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Cashing in on Counterfeit Euro Bills

Police across Europe think forgers will try to circulate fake euro bills in the upcoming weeks. That's why German police have designed a computer game to teach people how to recognize forgeries.

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Is it real or is it counterfeit?

300 million Europeans got a new currency on January 1, 2002: the euro.

Eight denominations of euro coins and seven denominations of euro bills worth a total of 664 billion euro ($600 billion) have gone into circulation.

And since many people in Europe are hardly able to distinguish fake euro bills from real ones, police fear money forgers might take the opportunity to cash in on the euro.

Balkan forger gangs

The European police agency Europol thinks money forgers from Balkan countries could be busy mass producing fake euro banknotes. Willy Bruggemann, deputy head of Europol told Reuters news agency they could be set to channel fake euro notes into the twelve countries making up the euro zone.

"It's a real risk. We have some signals that something is happening. It is really that region which is vulnerable," Bruggemann said.

Even though they are not officially part and parcel of the common European currency project, some Balkan countries will also introduce the euro. From January first, the euro will replace the deutschmark as legal tender in Kosovo. In Macedonia, the euro will most likely be used as an unofficial dual currency.

But many people in the Balkans might not be as well informed about how to detect counterfeit euro bills as people in the twelve official euro-zone countries.

Europol's Willy Bruggeman says criminals with counterfeiting skills in places like Kosovo and Macedonia could start circulating fake 50 and 100 euro bills in the Balkans. He thinks the forgers might try to buy luxury goods with the freshly forged banknotes.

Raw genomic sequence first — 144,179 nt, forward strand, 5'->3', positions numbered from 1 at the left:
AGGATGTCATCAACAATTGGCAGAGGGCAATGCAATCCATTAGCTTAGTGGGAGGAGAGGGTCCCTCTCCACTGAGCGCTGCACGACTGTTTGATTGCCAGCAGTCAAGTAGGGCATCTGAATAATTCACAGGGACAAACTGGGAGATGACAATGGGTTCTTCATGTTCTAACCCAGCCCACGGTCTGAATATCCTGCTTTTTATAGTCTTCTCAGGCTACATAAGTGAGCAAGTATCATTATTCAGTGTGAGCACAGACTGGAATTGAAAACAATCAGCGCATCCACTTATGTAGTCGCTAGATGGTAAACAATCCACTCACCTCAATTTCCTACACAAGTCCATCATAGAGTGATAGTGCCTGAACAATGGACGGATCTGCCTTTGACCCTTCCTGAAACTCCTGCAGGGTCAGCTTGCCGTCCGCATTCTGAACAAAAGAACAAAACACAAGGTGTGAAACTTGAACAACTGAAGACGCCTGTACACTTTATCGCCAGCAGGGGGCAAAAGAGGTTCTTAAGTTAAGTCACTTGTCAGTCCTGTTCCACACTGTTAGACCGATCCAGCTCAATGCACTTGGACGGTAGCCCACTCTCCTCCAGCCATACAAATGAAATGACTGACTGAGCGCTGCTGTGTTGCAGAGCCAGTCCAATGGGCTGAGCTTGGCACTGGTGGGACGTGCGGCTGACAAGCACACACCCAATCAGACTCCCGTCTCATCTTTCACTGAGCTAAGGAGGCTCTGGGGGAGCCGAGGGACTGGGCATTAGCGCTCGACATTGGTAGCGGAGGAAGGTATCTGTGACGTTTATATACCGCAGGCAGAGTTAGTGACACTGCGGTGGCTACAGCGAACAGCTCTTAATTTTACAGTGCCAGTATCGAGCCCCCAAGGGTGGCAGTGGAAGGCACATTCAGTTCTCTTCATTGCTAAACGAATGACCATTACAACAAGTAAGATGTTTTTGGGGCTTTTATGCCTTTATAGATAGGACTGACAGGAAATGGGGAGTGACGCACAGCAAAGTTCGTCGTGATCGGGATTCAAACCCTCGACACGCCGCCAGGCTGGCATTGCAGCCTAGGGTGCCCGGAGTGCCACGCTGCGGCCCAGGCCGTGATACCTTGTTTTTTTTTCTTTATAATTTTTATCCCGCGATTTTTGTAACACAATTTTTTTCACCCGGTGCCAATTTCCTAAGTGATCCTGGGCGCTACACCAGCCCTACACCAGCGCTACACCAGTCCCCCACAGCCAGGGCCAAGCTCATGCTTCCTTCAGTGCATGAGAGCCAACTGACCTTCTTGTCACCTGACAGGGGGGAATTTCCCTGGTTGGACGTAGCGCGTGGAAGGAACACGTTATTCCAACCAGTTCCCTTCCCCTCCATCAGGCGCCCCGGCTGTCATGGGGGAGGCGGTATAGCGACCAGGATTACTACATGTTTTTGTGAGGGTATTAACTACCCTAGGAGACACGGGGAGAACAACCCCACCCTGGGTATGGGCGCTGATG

Special precautions in Germany and Austria

Police in Germany and Austria in particular are on the lookout for fake euro notes. They think forgers might try to smuggle counterfeit money across their borders with poor, non-EU countries to the east.

Arndt Rung is a forgery expert with Baden Würrtemberg state police. He believes the first forgeries have already been printed: "I expect a few counterfeit Euro notes will turn up during the course of next year. "

"The Funny Money Adviser"

To help people prepare for the new currency, German police have introduced a special internet website with an interactive computer game. In "The Funny Money Adviser", players have to recognize four differences between real euro notes and forgeries.

"The game is hard even for a forgery expert like myself," says Arndt Rung. "Sometimes you can only make it the next level with the help of your partner or your colleagues."

Everything you need to know

The computer game is the best training available for cashiers in stores and supermarkets. They will have to be able to distinguish a forgery from the original within seconds.

Tilmann Kübler is in charge of the "crime watch" police website that includes "The Funny Money Advisor". It gets some 80 thousand hits each month.

"We have had lots of positive feedback about 'The Funny Money Advisor'", Kübler explains. "Some people say it's too difficult, but at least they're showing interest in it."

Euro safety features

The award winning internet site offers a lot more information about forgeries than just the "Funny Money" game.

Surfers can learn about a number of security features of the new notes. Euro bills contain watermarks, security threads and shifting holograms among their depictions of architecture across the ages. They even have hidden markings that can only be recognized by a handful of experts.

The police forgery experts hope that these added security features will lead to a decline in counterfeiting. But they say it still pays to know what the new money looks like.

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